3. REASSESS YOUR PRODUCTS
If you’re not already sticking to a good cleanse morning and night, it might be time to reassess your product stash. So with that in mind, here are my acne-friendly favourites.

4. CLEANSER
Anyone of any authority on skin will tell you that cleansing is the single best thing you can do for it – morning and night, using a warm flannel or muslin cloth to remove. I’m a big fan of natural brand Odylique – in particular their Silk Touch Cleanser, which, although aimed at drier skins, has never once congested mine. If you’re extra oily, try their Lemon & Tea Tree Purifying Wash, which will leave skin super clean without stripping it.

Odylique Silk Touch Cleanser, £18

Odylique Lemon & Tea Tree Purifying Wash, £18

5. MOISTURISER
The trouble with many skincare products aimed at acne-prone skin is that they tend to leave it feeling parched and tight – moisture and hydration is just as important for us oily-skinned folks (as drying skin out can actually lead to an overproduction of oil to compensate, which will exacerbate the problem). Sk:n Clinics makes some brilliant products, including their Anti Blemish Hydrator, designed to go on straight after your cleanser to stop it feeling thirsty. As a day-to-day moisturiser, I love Soap & Glory’s The Fab Pore, which is nourishing without clogging.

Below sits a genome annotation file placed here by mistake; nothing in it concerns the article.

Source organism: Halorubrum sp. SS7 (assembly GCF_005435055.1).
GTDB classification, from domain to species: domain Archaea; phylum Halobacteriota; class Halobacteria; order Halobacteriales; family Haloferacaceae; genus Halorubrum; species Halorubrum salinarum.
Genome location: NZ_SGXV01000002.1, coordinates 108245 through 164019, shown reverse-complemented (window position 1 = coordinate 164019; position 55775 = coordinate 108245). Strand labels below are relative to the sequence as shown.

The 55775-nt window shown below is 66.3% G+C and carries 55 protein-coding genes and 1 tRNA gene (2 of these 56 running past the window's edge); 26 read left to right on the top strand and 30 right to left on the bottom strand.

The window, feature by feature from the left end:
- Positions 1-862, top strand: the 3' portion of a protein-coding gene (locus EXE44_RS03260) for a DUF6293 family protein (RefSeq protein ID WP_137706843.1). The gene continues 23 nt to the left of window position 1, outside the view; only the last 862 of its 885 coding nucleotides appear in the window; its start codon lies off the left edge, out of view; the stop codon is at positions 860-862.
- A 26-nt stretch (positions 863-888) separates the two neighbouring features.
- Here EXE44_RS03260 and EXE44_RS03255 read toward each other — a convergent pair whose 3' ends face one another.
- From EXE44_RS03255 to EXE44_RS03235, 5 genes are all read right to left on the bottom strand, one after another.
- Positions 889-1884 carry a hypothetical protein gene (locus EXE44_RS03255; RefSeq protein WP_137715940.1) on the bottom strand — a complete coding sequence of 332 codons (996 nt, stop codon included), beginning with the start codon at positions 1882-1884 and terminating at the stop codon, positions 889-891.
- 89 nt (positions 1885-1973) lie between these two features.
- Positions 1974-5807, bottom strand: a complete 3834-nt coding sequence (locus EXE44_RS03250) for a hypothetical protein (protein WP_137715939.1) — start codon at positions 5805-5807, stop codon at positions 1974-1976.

Sk:n Clinic Anti Blemish Hydrator, £28.25

Soap & Glory The Fab Pore Moisture Lotion, £12

7. TREATMENT
Stock up on a few hard-hitting treatments that you can slot into your regime when necessary – a good targeted spot treatment will come in handy, plus an exfoliant. I personally like a physical scrub to use once or twice a week – Lancer’s The Method: Polish, £60, provides just the right amount of grit without being abrasive. If your skin doesn’t agree with a rough polish, a liquid, chemical exfoliant with a BHA ingredient (short for beta hydroxy acid) can be great for oily, congested skins – try the Paula’s Choice Skin Perfecting 2% BHA Liquid, £25.00. For those zits you just know are about to erupt, Murad’s Blemish Spot Treatment will bring them to the surface and reduce the duration of the breakout.

Lancer The Method: Polish, £60

Paula’s Choice Skin Perfecting 2% BHA Liquid, £25

Murad Blemish Spot Treatment, £15

8. MASK
Applying a great mask once a week doesn’t hurt and it’s a nice treat at that. 7th Heaven masks are a great budget option, from £1 each, while the Malin + Goetz Detox Face Mask, £32, is one of the best I’ve tried and so pleasing to use – the unique oxygenating agents bubble away on your skin, lifting dirt and oil away.

7th Heaven Cucumber Peel-Off Mask, £1

Malin + Goetz Detox Face Mask, £32

9. MAKE-UP
If you can’t resist concealing your spots, like me, mineral make-up is probably the better option. I’m a long-time advocate of BareMinerals – buff their Original Foundation over skin for a smooth and even coverage that won’t irritate or block pores. If you can’t bear to part with liquid formulas, ReCover Cosmetics’ Correct & Conceal Red is a high-coverage concealer with yellow-toned pigments to completely counteract redness and blemishes.

bareMinerals Original Foundation, £26.50